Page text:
h a l f b a k e r y
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Increasing evidence suggests that oral bacteria are linked
to diverse health problems. Obvious examples include
tooth decay and gingivitis. More interesting is evidence
demonstrating that bacteria enter the bloodstream and
turn up in odd places. Recently, Porphyromonas gingivalis,
forsythensis, and Prevotella intermedia were
shown to be present in sinovial fluid of rheumatoid arthritis
patients, and an animal study showed P.gingivalis in the
brains of Alzheimer's model mice, where they induce an
immune response that includes amyloid beta proteins.
The mentioned bacteria are all obligate anaerobes that are
intolerant to oxygen. The level of intolerance varies but
most start having a bad time at 8% or so, a little less than
half the standard atmospheric concentration. Now,
obligate anaerobes aren't just intolerant to O2, diverse
oxygen-derived molecules and powerful oxidants of all
kinds are similarly or more toxic. Humans, by contrast, are
pretty good at dealing with oxidants.
Now we may form a rationale whereby dangerous
anaerobic bacteria may be limited by deliberate
application of oxidizing equivalents to the general mouthal
environs. Traditionally, mouthwashes and toothpastes
focus on alcohol, fluoride and detergents to do their work.
Alcohol can be metabolized to dangerous intermediates by
anaerobes, fluoride is a glycolysis inhibitor and good at
stabilizing calcium deposits like teeth and the calculi that
build upon them and SDS solubilizes anything hydrophobic
it encounters. Nothing specifically aimed at anaerobes
there, as they're mostly hiding out of range.
To counter that, let's build an aggressive aerobic outreach
program to reach the parts others cannot. I propose a 2
part system of nice sounding chemicals, namely ascorbate
(vitamin C) and menadione (vitamin K3). Ascorbate has a
friendly reputation as an antioxidant, however, in an
environment of normal oxygen concentration, it exists as
an equilibrium of ascorbate anions, ascorbyl radicals, and
the further oxidized dehydroascorbate. The latter is
particularly good at sneaking through cell membranes
disguised as glucose. Mostly, normal cells can cope with
this <link>. While anaerobes struggle.
To increase the general effect, menadione, a slightly
banned version of vitamin K, is much better at being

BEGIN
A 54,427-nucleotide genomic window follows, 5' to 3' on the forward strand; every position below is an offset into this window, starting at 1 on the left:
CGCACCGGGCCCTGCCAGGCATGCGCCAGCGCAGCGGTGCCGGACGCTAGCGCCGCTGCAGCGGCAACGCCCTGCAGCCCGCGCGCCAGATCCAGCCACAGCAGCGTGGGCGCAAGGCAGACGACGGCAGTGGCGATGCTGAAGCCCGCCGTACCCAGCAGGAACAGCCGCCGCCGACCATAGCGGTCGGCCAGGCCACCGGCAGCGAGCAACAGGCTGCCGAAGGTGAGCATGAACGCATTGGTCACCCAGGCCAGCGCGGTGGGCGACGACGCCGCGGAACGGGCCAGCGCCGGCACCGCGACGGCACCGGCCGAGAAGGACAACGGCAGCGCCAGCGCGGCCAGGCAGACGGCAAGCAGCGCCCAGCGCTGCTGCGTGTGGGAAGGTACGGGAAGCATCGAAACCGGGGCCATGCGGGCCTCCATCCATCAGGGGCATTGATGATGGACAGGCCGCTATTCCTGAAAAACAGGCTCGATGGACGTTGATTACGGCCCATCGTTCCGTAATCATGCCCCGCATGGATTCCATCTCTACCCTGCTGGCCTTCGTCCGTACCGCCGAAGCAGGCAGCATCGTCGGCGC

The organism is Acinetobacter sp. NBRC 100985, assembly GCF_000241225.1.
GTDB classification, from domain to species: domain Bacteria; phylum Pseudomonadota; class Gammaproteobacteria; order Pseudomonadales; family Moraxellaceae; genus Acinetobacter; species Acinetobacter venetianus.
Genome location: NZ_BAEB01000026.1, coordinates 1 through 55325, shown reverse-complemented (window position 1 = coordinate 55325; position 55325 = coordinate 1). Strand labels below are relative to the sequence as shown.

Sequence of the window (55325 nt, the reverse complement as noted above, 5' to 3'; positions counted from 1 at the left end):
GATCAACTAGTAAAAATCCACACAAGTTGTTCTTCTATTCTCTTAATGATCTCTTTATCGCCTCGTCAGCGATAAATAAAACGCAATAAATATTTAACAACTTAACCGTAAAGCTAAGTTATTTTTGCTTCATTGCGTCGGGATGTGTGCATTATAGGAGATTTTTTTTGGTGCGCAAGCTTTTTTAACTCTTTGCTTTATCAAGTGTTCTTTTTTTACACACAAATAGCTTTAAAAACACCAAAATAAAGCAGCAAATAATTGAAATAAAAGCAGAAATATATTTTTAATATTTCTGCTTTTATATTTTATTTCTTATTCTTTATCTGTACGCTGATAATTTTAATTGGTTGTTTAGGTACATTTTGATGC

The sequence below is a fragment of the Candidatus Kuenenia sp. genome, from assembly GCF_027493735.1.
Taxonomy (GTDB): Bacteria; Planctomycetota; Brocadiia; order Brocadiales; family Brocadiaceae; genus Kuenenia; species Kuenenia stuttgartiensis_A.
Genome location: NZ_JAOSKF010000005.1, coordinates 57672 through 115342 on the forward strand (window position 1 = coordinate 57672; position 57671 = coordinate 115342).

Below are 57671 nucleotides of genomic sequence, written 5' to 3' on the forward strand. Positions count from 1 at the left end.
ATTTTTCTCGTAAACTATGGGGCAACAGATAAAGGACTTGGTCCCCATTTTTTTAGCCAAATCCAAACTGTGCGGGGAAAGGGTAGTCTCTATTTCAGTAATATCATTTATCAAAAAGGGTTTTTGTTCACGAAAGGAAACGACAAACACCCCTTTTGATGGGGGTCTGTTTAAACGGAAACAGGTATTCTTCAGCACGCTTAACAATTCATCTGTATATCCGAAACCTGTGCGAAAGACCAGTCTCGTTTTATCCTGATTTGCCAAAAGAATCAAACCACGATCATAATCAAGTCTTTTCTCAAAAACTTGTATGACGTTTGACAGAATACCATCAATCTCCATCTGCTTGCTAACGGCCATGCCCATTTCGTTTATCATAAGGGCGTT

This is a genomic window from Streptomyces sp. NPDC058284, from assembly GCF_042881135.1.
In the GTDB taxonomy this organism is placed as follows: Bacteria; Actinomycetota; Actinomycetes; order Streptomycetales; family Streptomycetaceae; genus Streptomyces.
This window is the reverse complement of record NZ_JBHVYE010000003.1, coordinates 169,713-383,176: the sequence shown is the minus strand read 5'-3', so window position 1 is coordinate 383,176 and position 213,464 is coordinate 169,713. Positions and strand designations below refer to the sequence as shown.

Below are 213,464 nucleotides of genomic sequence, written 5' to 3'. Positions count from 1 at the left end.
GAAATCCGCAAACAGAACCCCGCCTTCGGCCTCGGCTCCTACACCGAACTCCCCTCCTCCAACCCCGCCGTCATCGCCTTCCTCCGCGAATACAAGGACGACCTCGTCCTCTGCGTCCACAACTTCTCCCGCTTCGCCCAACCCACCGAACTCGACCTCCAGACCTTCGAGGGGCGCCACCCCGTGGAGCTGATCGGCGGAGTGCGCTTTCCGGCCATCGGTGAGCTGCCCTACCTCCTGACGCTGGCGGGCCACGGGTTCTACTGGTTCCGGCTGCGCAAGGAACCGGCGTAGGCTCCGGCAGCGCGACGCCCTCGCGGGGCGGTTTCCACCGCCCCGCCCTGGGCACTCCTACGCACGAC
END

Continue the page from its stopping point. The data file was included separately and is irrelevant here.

oxidized by O2, and subsequently forming a cycle from
O2 <> menadione <> ascorbate <> dehydroascorbate>
This should be particularly nasty for any sensitive
anaerobes below the gum line, and a little topical
ascorbate can't be a bad thing for repairing the holes in
collagen made by the protease secreting anaerobic
Ascorbate, just fine for normal cells
[bs0u0155, Feb 18 2019]
O2 menadione ascorbate redox cycle
[bs0u0155, Feb 18 2019]
10 minutes of air kills anerobic bacteria
[beanangel, Feb 19 2019]
||I read "Obligate anaerobes are destroyed when exposed to the atmosphere for as briefly as 10 minutes" [link]. I do not know if the oxygen you would describe would last long enough.
||Gargling with liquid oxygen should solve a lot of your problems, then.
||//a slightly banned version of vitamin K//
||Not Acrobatic Toothpaste then?
||Liquid nitrogen would be even better.
||Would liquid Helium make your gargle more high pitched?
||Nature loves it's dynamic web of evolution but i don't know whether three Vitamin C infused brushes a day, counts.
Do anaerobic bacteria get a run on their vacuoles before they die?
||How about ascorbate chewing gum, for a longer-lasting
||The combination of vitamin C and menadione has also been
investigated for use against prostate cancer, according to
Wikipedia's article on the latter, though it doesn't mention
the results. If they were good, that could be another selling
point for this toothpaste.
||//Obligate anaerobes are destroyed when exposed to the atmosphere for as briefly as 10 minutes// so stand with your mouth wide open for 10 mins a few times a day?
||Don't overdo thatif you have your mouth open all the time,
your teeth will get dry and you'll get cavities, apparently.
||Balancing a balance on underlining balances, until something is overloaded, underloaded or fulcrums aren't cleaned properly and we die.
||Those are wise words, [wjt], whatever they mean.
||Thing is, words just mean.